Alaska-AnchorageThe Seawolves finished just 7-21-8 overall last season, including an embarrassing 3-19-6 mark in conference play. Don’t expect them to finish anywhere but last again this year.They’re a young team, losing just four seniors from a season ago and currently boasting just three seniors on this year’s roster.It will be a trio of juniors that will look to lead Alaska-Anchorage offensively. Josh Lunden was the top scorer last season as a sophomore with 14 goals and 13 assists. He’ll be joined by fellow juniors Paul Crowder and Kevin Clark, who each had 23 points last year.Goalie Jon Olthuis is a question mark in net, as he posted a .885 save percentage a year ago as a sophomore.The Badgers will face the Seawolves in Madison Dec. 5-6 and in Anchorage Jan. 9-10.Colorado CollegeThe defending WCHA regular-season champion will likely repeat as the conference’s top team. A repeat run will be led by two of the top players in college hockey, senior forward Chad Rau and sophomore netminder Richard Bachman.Rau was a Badger killer last season, scoring a short-handed goal in each of CC’s four games against UW. He finished top in the nation in short-handed tallies with six, and was named first-team all-WCHA with 28 goals — again, a conference best.As a freshman last year, Bachman played like a man among boys. He ended the season with a 25-9-1 record, playing in all but six of the Tigers’ games. His 1.85 goals against average was third-best in the NCAA.Colorado College lost in the first round of last year’s NCAA tournament to Michigan State. Expect them to go much further this season.DenverThe Badgers face the Pioneers this weekend and will be up against the No. 4 team in the nation.Denver is faced with a glaring void left in net with the graduation of netminder Peter Mannino, who had six shutouts for DU as a senior. Trying to fill his skates will be sophomore Marc Cheverie, who only faced 53 shots and made one start last year as a freshman.In front of Cheverie will be a very balanced squad. Sophomore Tyler Bozak will be the main source of scoring, as he finished his freshman campaign with 34 points, including five short-handed goals. Rhett Rhakshani is another player to keep an eye on for Denver. He led the Pioneers with eight power play goals a year ago.Denver was ousted by Wisconsin in the opening round of the NCAA tournament a year ago. Expect two intense series when they face each other.Michigan TechIt could very well be a long year in Houghton, Mich.The Huskies finished ninth last season — ahead of only lowly Alaska-Anchorage — and will most likely be right back where they found themselves to end the year.It’s never a good thing when you lose your top three scorers, but that’s exactly what happened to Michigan Tech with the graduation of seniors Peter Rouleau (29 points), Tyler Shelast (26) and Jimmy Kerr (19). As if that isn’t bad enough, they’ll be without their top goaltender from 2007-08, as Michael-Lee Teslak (2.20 GAA, .918 save percentage) left school a year early to sign with the NHL’s Philadelphia Flyers.Senior goaltender Rob Nolan will have to step up for the Huskies in order for them to have any chance. He did see time in 18 games last year, so at least he has a bit of experience.MinnesotaYouth is the name of the game this year for the Golden Gophers. Don Lucia’s team enters the season with 12 freshmen and only two seniors — defenseman R.J. Anderson and forward Justin Bostrom.They’ll also have to recover from losing four players who scored more than 20 points a year ago. Blake Wheeler (team-best 35 points) left early to join the Phoenix Coyotes, and Ben Gordon (29), Mike Howe (21) and Derek Peltier (21) all graduated.The surprise out of Minneapolis from last year was the emergence of freshman goaltender Alex Kangas, who took over the starting job from Jeff Frazee. Kangas played in 26 of the Gophers’ final 28 games of the season and was named WCHA Final Five MVP.Keep your eye on freshman Jordan Schroeder, a forward who should be one of the top prospects in the 2009 NHL Draft.Minnesota-DuluthA lack of goal scoring will ultimately doom the Bulldogs in 2008-09.A year ago, UMD didn’t have a player score more than 17 points. (For a point of reference, the Badgers had eight.) They’ll lose their second-leading scorer in forward Matt McKnight, who finished with 16 points.Alex Stalock was the best thing Minnesota-Duluth had going for it last year. Despite his 13-17-6 mark — part of which can be chalked up to a lack of scoring by his teammates — Stalock had a .914 save percentage and came up huge against Wisconsin in a 2-1 overtime win at the Kohl Center in February.Seniors MacGregor Sharp (7 goals, 10 assists), Nick Kemp (7-8) and Michael Gergen (6-7) will need to have a bigger scoring year if the Bulldogs hope to scare anyone in the WCHA.Minnesota StateThe Mavericks were a team many people thought should have made it into the NCAA postseason tournament but were left on the outside looking in with a 19-16-4 overall record. They’ll likely be on the verge again this year.Goaltender Mike Zacharias was lights out for MNSU against UW when the Badgers traveled to Mankato last season. Wisconsin picked up just one point at the Alltel Center, losing 3-1 and skating to a 1-1 draw. On the year, Zacharias notched five shutouts and gave up just 2.08 goals per game.Minnesota State will have to find success away from home in 2008-09 to make it into the postseason. They finished 8-4-2 at the Alltel Center in WCHA play, but went 4-8-2 on the road against conference foes.North DakotaThe Fighting Sioux always seem to be one of the teams to beat in the WCHA. This year will be no different.Picked to finish fourth in the nation in the USA Today preseason poll, North Dakota has several holes to fill, the biggest of which may be in net.Goaltender Jean-Philippe Lamoureux was one of the top netminders in the country, with a miniscule 1.75 GAA and a .932 save percentage. But he is gone, as is forward T.J. Oshie, whose 45 points were tops on the team.The Sioux still have the 2007 Hobey Baker winner Ryan Duncan, who finished close behind Oshie a year ago with 40 points.It’s yet to be seen which of UND’s goalies will be the starter — freshman Brad Eidsness or senior Aaron Walski. Both have made starts already this year; both picked up a loss.St. Cloud StateThe Huskies and Badgers saw each other six times last season — including twice in the WCHA playoffs. It was ultimately St. Cloud State that got the upper hand, beating Wisconsin 3-0 and 4-3 in conference postseason play. Look for SCSU to be just as competitive in 2008-09.The Huskies have two players on its roster in Ryan Lasch and Garrett Roe that put up big numbers on offense. Lasch scored 25 goals to go along with 28 assists, while Roe finished with 45 total points (18-27).They do lose Andreas Nodl, whose 44 points were third on the team. The line of Lasch, Roe and Nodl was deadly against UW a year ago.In net will be Jase Weslosky, a junior netminder who made 46 saves against Wisconsin in his team’s overtime playoff win this past March.WisconsinMuch like last year, the Badgers are a young team, with seven seniors on the roster. Working against this inexperienced squad is its schedule. UW already faced No. 1 Boston College and then-No. 7 New Hampshire — both losses — in its opening weekend. They next travel to Denver, then host Minnesota and are on the road against North Dakota.Senior Shane Connelly has a year of experience under his belt and looked solid in Wisconsin’s 5-4 loss to Boston College. He’ll need the talented defensive corps in front of him — led by junior Jamie McBain and sophomores Cody Goloubef and Ryan McDonagh — to step up.Offensively, co-captains Ben Street and Blake Geoffrion will likely be two of the top scoring threats for the Badgers. Geoffrion saw his scoring increase from six points as a freshman to 30 last year as a sophomore.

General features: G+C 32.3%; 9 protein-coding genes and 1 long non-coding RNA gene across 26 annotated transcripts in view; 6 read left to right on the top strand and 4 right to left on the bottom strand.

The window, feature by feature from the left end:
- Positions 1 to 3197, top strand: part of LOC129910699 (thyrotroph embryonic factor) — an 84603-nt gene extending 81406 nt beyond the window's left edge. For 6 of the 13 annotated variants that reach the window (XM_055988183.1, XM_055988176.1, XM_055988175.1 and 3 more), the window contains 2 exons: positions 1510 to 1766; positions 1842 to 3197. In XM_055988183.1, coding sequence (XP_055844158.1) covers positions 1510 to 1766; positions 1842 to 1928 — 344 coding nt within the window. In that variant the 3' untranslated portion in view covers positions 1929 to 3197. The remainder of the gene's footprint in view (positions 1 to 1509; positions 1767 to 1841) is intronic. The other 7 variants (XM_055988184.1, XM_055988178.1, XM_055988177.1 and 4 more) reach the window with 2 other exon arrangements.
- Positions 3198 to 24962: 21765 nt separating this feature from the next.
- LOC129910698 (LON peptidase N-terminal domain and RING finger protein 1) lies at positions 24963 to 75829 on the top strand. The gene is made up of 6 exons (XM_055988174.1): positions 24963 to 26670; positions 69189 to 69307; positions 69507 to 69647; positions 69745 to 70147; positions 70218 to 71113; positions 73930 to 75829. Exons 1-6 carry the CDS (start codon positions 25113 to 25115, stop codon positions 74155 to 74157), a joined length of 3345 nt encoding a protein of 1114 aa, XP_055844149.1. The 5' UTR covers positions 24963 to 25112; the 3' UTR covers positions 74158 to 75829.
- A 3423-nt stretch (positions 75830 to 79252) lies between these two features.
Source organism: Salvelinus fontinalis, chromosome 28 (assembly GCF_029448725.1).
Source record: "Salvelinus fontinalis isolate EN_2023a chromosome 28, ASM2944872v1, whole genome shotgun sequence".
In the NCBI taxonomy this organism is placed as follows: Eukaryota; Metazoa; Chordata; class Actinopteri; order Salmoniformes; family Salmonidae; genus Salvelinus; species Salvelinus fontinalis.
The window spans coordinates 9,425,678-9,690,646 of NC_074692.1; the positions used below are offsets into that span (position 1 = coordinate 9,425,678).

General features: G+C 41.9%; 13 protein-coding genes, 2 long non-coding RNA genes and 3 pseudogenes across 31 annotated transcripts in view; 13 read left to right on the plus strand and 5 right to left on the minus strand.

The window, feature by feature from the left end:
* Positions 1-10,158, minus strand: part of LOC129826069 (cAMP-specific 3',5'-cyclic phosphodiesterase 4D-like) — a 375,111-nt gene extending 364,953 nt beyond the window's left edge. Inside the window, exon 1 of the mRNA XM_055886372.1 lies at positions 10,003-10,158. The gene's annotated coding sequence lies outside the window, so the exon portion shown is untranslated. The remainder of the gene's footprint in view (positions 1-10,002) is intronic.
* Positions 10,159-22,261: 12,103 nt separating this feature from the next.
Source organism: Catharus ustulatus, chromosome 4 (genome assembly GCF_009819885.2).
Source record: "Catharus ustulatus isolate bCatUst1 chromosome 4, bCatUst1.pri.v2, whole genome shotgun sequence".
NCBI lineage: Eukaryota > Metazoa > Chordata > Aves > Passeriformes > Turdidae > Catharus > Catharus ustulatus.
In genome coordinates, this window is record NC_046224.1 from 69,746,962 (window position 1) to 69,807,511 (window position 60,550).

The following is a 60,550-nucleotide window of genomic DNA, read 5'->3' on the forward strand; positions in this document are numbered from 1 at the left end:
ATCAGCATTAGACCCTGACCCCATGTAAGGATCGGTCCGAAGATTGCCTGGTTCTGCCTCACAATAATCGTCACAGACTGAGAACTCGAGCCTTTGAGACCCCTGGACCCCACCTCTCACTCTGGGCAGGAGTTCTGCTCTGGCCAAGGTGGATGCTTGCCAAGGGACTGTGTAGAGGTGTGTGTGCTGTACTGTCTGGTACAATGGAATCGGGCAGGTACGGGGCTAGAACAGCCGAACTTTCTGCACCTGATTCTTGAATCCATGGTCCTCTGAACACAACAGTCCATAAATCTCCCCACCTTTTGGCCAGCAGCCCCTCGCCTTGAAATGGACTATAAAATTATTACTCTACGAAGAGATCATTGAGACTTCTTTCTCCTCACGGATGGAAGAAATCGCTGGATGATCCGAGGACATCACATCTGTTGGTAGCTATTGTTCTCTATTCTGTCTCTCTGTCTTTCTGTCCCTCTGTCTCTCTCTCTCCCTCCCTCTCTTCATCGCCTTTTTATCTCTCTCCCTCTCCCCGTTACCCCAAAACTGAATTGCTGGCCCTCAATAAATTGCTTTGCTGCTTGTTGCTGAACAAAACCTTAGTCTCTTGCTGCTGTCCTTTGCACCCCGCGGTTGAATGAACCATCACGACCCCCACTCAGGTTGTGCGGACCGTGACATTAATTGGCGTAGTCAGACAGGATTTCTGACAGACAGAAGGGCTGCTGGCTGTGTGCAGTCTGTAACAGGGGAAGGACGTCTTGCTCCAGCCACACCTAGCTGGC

After dropping two straight, the schedule certainly isn’t lightening up for the Wisconsin women’s basketball team as it travels to State College, Pa., Thursday night to face the No. 18/21 Penn State Nittany Lions.Monday saw Wisconsin fall to No. 10/11 Ohio State in Columbus, in a game that remained competitive for much of the second half, largely due to the Badgers’ hot shooting from beyond the arc. Although UW emerged with another loss, the performance against one of the conference’s most talented squads left the Badgers with a renewed confidence in their shot.Despite their impressive shooting – including sinking a school record 12 three-pointers – turnovers mauled any chance at a comeback.“Our shooting is good; we just have to shore up some other areas – don’t turn the ball over, and understand our defensive assignments,” Wisconsin head coach Bobbie Kelsey said. “That’s what’s hurting us right now, people just not recognizing who’s doing what on who; that takes a lot of concentration.”Handing the ball over to the Buckeyes 22 times was UW’s highest turnover total since Dec. 23, and players and coaches alike said the turnovers were of a different variety than those that plagued the team earlier this year. At the start of the season, the adjustment to Kelsey’s fast-paced offensive system led to mistakes that offered the opponent extra possessions, but the turnovers at the Value City Arena came as a result of sloppy ball-handling and miscommunication.When Wisconsin last shared the court with Penn State, the Nittany Lions routed the Badgers by 33 points as they shot better than 52 percent from the field and knocked in 36.4 percent of their shots from three-point land. As UW looks for redemption on the road, it understands victory can’t come without slowing down PSU’s talented backcourt.“Last time we played them, they really got a lot of whatever they wanted off the dribble and they were able to create shots for each other as a guard group,” sophomore guard Morgan Paige said. “We have improved in the one-on-one containment a little bit, so hopefully that comes through in play.”A trio of guards power the Nittany Lions’ attack, with young sophomore Maggie Lucas leading the team with 19.6 points per game. A sharpshooter who sinks 45.2 percent of her shots from the floor and 41.7 percent from beyond the arc, Lucas is the foundation of Penn State’s dangerous offense.The Nittany Lions proved in their first game against Wisconsin that if their offense can push the ball down the floor, it can quickly take over the game.“We got to stop them in transition first of all. They run, they get that ball out quick, and they are gone,” Kelsey said. “If you’re not back and matched up, they’re going to score. The three-point line, they’ll spot up, or they’ll run the post right to the block … so that’s half the battle right there.”Although PSU’s guards often grab the headlines, the Nittany Lions also boast a serious post presence in junior forward Nikki Greene. Grabbing a team-high 8.1 rebounds per game and also scoring 9.7 points per, Greene poses a serious challenge for a Badger squad that is still without its top post player, Anya Covington.Covington, who has missed two straight games due to an illness, has put the pressure on fellow forwards Ashley Thomas and Cassie Rochel to prove they can help fill the senior’s strong defensive presence and consistent scoring. In its recent loss to Ohio State, Wisconsin’s shooting kept the Cardinal and White in the game, but an inside-out game will be essential to picking up a victory against the No. 3 squad in the Big Ten.As the Badgers continue to play through a stretch that includes matchups with three ranked teams in four games, all on the road, players point out the schedule would be even more difficult earlier in the year. While pleased with the progress it has made, Wisconsin understands it needs the ‘W’ to regain momentum.“I’m glad we face these teams at the end, because I think we’ve come a long way from where we have been in the beginning of the season,” Rochel said. “Anything that we faced in the beginning, I think we’ve really come a long way since then. We’re a different team now and we continue to get better and better.”